Grannie Annie can be reached at firstname.lastname@example.org.
Ha! I never made a dumpling yet that didn’t turn out like a bomb. I made dumplings for Dad and Mom one time, and my dad called them “Cannon Balls”. So you make these and I’ll come to your house! This is my mom’s recipe. She made them easy. They were light and fluffy.
1 c. flour
2 tsp. baking powder
1/2 c. Milk
1/4 tsp. salt
Mix very lightly. Divide into 6 spoonfuls and drop around roast or chicken. Cover for 15 minutes and don’t peek. Uncover and serve. I’ll be right over.
About Dumplings: The very last time I made these was about 12 years ago. Having little in the house and so hungry for “mom food”, I decided to make chicken and dumplings. I did everything just right. Went to serve them to our neighbor at the time, J.T. … and Bob. Oh! my! They were heavy and soggy, but we were all hungry, so we ate them. Bob made the comment that they were “real gut busters”, but the chicken had a good flavor. When it came time for J.T. to leave I asked him if he would like to take some “Butt gusters” home. John thought he was hearing wrong, but as soon as Bob started laughing and repeated what I said, John started laughing. He said, “Uh, no, I think what I just ate will last me awhile.”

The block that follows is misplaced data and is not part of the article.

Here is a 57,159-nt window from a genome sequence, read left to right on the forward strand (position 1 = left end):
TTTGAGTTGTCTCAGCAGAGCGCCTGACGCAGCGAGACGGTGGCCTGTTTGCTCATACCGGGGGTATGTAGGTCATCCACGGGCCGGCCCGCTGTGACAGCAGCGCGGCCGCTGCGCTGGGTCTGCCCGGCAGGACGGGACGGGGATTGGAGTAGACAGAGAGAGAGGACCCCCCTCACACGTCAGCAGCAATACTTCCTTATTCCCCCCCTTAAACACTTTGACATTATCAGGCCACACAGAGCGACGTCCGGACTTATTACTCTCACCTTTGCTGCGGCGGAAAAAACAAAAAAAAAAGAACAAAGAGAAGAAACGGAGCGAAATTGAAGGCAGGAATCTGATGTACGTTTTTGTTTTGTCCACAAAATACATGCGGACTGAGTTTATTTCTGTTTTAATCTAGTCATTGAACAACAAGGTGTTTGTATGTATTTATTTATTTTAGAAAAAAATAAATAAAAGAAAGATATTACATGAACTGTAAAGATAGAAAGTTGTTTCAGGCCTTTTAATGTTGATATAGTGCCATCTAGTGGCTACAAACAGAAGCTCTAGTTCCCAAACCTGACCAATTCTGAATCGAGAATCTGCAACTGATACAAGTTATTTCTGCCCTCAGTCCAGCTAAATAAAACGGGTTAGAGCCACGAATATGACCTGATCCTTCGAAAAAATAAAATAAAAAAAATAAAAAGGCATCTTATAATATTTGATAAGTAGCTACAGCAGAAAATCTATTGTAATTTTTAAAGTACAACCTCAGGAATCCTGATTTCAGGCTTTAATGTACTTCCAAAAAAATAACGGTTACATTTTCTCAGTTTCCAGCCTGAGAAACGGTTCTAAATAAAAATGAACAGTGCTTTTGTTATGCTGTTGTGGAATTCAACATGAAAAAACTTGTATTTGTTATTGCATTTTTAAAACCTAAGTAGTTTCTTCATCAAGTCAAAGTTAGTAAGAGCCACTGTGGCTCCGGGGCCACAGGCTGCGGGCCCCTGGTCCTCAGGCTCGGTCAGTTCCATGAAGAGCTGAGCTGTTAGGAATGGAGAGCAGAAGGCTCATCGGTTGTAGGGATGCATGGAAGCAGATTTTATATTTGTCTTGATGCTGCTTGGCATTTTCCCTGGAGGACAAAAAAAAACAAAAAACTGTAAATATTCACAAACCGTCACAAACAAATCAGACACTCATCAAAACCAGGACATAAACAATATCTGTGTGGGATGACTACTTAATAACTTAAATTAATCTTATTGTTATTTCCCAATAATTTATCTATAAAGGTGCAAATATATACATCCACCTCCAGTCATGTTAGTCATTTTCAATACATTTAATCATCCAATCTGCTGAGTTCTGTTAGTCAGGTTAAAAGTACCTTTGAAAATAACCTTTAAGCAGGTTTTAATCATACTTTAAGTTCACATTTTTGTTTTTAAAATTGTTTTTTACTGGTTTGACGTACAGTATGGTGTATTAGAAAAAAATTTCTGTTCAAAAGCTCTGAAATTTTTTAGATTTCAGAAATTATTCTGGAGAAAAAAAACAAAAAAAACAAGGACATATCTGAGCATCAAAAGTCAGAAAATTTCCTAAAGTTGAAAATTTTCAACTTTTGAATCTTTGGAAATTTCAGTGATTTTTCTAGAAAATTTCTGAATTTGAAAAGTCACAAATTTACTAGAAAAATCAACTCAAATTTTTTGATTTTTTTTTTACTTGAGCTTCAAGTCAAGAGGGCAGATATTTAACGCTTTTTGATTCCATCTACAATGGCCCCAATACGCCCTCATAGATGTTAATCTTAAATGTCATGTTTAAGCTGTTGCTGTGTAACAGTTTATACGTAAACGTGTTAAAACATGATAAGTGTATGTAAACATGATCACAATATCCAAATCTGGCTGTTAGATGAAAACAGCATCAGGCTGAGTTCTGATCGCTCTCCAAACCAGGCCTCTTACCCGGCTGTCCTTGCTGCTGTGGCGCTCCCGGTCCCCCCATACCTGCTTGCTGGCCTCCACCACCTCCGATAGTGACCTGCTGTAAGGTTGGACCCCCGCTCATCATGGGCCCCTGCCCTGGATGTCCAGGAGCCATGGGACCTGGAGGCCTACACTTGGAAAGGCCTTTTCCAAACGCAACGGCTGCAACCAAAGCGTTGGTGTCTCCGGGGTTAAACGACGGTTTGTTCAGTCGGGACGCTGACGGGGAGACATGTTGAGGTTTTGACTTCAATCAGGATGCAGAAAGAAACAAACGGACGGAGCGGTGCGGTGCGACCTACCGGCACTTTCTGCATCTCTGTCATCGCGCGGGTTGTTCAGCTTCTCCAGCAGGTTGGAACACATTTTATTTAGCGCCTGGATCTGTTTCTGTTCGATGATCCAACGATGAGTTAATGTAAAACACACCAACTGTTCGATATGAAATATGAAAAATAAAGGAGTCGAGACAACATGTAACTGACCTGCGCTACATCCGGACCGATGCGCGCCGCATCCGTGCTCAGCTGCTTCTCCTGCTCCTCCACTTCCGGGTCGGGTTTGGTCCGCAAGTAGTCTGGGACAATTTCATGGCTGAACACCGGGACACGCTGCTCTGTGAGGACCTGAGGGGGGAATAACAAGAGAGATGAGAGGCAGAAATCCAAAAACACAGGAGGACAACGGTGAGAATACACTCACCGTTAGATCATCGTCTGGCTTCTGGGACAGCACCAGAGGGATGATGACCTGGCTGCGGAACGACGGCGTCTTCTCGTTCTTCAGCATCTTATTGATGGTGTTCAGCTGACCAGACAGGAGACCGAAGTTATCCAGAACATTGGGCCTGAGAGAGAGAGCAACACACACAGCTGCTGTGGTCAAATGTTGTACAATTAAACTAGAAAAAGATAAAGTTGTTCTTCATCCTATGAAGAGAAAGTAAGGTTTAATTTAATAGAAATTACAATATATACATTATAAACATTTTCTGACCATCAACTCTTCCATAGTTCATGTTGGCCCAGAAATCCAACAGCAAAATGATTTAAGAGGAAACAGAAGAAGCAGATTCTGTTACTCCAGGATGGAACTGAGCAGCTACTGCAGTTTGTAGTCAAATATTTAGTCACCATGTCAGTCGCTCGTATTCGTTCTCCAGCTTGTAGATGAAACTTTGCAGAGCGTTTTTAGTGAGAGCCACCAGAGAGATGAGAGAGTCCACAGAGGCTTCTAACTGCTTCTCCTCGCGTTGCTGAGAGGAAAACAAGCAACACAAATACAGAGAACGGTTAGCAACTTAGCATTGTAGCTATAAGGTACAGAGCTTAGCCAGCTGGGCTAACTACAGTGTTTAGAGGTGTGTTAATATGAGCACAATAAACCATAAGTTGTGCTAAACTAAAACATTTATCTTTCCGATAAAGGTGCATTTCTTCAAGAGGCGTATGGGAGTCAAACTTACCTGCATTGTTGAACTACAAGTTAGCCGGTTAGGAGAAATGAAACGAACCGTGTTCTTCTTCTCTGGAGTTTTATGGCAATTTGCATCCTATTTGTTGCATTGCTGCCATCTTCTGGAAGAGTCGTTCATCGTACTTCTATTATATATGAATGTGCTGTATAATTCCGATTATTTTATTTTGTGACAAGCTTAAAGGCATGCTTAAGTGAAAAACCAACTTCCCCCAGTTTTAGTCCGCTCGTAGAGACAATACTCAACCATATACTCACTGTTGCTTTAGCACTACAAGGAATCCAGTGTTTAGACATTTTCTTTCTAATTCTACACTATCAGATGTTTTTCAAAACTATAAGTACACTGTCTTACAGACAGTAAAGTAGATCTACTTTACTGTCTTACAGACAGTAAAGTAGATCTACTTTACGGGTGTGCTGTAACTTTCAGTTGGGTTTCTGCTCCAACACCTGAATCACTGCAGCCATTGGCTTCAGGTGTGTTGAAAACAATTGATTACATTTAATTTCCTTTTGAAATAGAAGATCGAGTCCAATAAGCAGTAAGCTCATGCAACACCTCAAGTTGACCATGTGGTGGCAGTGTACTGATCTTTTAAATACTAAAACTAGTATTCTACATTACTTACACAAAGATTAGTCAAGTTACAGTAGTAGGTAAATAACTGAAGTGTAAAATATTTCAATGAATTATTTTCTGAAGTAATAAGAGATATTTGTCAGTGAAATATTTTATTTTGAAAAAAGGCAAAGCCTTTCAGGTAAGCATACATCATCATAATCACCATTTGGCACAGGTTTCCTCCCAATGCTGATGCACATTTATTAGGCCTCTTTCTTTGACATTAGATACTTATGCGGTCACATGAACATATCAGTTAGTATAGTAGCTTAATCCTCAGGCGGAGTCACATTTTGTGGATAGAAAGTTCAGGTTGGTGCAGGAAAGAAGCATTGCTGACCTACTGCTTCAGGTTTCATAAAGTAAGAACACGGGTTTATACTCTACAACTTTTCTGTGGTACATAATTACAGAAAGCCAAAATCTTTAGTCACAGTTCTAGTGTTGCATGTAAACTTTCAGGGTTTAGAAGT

I have not made a dumpling since.
Buffalo Chicken Strips
A tasty version of Buffalo Wings. Bake in the oven. Prepare early in the morning for the evening meal.
1 lb. Chicken strips (each strip cut in half long ways)
1 (8 oz) tomatoe sauce
1 Tbsp. olive oil
2 tsp. vinegar
1 tsp. Worcestershire sauce
1 Tbsp. Minced garlic
8 to 10 drops of Tabasco
1/4 tsp. red pepper
Combine the chicken with the marinade. Cover and refrigerate ovver night or up to 6 hours. Do this in the morning and it will be ready for the evening meal.
To prepare: Position oven rack or your smaller broiler oven 4 to 6 inches from heat.
Place strips on cooking sheet. (Can be threaded on skewers and grilled on the barbeque…) Broil, turning once and basting with reserved marinade. Cook through about 6 to 8 minutes.
Serve with the followng “dunk” and other vegetables - celery sticks, scallions, carrot sticks, and cherry tomatoes.
1 (8 oz.) container plain yogurt
1/3 cup crumbled Bleu cheese
2 tsp. Parsley
1 tsp. lemon juice
1/4 tsp. salt
Combine early in the morning.
Best Strawberry Pie
2 2/3 cups frozen strawberries (I use 3 cups)
1 1/3 cups strawberry juice
3 Tbsp. sugar
2 Tbsp. cornstarch
1 tsp. lemon juice
Thaw strawberries or use fresh Alaska strawberries, which you crush 1 cup of fresh to make 1 1/3 cups of juice by adding water or apple juice. This means you have to have 4 cups of fresh berries, one from crushing and 3 for the pie recipe.
Measure the 1/3 cup of juice and add cornstarch and sugar into a saucepan. Heat rapidly till thick. Do not boil. Cool and set aside.
Line a pie pan with pastry and add berries and lemon juice to the berry juice mixture. Pour into pie pan and top with pie crust you have put several slits into. Seal and flute. Brush with milk and sprnkle with sugar and bake for 45 minutes to one hour at 425 degrees on the lowest rack in your oven.